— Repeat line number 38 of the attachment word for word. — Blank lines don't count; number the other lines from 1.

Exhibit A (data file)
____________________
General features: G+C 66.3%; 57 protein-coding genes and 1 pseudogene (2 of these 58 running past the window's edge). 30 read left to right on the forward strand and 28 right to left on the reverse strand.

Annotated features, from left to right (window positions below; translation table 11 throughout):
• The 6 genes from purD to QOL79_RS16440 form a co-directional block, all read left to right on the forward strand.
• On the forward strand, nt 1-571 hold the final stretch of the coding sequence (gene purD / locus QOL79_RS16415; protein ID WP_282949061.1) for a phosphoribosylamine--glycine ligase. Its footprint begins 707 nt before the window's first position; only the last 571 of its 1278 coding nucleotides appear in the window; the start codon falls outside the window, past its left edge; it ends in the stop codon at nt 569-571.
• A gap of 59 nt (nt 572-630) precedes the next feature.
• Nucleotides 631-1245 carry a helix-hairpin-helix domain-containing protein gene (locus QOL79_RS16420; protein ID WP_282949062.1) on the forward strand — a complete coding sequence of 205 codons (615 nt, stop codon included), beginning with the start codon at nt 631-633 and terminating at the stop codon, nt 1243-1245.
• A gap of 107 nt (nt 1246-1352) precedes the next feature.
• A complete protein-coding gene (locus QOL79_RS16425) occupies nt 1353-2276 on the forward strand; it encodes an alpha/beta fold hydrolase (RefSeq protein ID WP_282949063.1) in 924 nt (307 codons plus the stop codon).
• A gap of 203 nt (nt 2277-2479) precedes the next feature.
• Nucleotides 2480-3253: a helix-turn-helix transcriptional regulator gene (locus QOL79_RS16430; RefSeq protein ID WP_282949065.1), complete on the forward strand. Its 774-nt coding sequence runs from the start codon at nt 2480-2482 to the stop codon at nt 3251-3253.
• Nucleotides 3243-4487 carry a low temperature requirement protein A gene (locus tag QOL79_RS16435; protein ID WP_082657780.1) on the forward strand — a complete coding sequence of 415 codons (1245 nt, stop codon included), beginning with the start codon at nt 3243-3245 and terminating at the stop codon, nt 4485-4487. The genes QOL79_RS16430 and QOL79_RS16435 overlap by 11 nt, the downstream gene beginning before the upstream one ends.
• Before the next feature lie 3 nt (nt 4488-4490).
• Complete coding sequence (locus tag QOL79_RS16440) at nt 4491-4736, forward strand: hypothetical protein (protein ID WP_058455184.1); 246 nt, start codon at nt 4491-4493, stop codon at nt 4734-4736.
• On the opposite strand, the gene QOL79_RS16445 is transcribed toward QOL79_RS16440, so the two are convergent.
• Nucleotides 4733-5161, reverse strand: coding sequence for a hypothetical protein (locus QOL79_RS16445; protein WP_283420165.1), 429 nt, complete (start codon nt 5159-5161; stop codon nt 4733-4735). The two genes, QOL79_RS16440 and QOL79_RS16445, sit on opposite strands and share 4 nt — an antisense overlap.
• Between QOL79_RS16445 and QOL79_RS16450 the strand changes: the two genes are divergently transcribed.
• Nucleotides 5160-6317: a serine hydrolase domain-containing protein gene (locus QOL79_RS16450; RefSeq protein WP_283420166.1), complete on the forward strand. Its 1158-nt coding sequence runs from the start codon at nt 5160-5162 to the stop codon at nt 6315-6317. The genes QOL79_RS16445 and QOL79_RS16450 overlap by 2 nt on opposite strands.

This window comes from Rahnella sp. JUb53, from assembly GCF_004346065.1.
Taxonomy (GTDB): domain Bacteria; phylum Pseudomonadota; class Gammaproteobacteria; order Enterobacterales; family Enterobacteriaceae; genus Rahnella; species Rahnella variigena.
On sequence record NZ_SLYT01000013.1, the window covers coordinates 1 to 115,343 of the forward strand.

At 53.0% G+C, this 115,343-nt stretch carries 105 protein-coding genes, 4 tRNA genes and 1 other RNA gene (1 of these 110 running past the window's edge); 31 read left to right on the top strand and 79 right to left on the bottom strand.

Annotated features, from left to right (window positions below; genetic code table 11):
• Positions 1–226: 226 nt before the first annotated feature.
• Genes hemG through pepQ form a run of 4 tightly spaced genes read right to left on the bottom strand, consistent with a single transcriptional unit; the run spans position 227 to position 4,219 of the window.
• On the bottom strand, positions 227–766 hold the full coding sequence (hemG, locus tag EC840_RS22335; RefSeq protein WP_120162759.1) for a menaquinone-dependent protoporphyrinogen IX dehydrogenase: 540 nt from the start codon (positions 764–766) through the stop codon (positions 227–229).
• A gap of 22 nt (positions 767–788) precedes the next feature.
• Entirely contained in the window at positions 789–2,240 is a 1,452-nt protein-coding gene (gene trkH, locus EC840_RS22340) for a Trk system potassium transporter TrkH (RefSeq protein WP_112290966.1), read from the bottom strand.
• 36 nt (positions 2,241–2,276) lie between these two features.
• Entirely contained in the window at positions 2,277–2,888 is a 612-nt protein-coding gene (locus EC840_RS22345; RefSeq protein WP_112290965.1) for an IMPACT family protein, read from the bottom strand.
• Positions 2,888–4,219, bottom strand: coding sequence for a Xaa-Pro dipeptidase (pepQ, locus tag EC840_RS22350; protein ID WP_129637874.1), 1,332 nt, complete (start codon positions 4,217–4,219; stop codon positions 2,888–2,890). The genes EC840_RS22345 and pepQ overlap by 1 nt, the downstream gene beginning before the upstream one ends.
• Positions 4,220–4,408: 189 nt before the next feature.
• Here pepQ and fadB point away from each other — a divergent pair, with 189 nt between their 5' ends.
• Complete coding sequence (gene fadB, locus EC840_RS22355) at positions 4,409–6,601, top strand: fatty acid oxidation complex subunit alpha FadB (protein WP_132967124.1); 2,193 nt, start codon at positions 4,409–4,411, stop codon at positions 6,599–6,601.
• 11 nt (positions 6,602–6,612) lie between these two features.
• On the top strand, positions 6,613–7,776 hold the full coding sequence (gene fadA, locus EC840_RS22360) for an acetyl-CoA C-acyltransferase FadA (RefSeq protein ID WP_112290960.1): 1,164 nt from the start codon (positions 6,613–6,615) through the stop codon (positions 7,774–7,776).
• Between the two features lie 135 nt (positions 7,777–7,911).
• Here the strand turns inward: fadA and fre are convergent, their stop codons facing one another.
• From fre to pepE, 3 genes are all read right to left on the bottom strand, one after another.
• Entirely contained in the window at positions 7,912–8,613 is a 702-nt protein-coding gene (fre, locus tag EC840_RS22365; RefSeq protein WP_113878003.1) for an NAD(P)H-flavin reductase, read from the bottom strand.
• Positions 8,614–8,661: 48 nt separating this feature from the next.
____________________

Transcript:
• From fre to pepE, 3 genes are all read right to left on the bottom strand, one after another.